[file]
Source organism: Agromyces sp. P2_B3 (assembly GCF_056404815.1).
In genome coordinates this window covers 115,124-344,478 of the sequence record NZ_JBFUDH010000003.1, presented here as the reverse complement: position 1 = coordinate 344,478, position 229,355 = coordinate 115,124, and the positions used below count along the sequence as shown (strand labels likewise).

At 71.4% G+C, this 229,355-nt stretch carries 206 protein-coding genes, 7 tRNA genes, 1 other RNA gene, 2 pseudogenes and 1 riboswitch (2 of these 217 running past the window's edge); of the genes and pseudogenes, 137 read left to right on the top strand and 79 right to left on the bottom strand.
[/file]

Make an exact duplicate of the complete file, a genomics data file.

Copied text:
Source organism: Agromyces sp. P2_B3 (assembly GCF_056404815.1).
In genome coordinates this window covers 115,124-344,478 of the sequence record NZ_JBFUDH010000003.1, presented here as the reverse complement: position 1 = coordinate 344,478, position 229,355 = coordinate 115,124, and the positions used below count along the sequence as shown (strand labels likewise).

At 71.4% G+C, this 229,355-nt stretch carries 206 protein-coding genes, 7 tRNA genes, 1 other RNA gene, 2 pseudogenes and 1 riboswitch (2 of these 217 running past the window's edge); of the genes and pseudogenes, 137 read left to right on the top strand and 79 right to left on the bottom strand.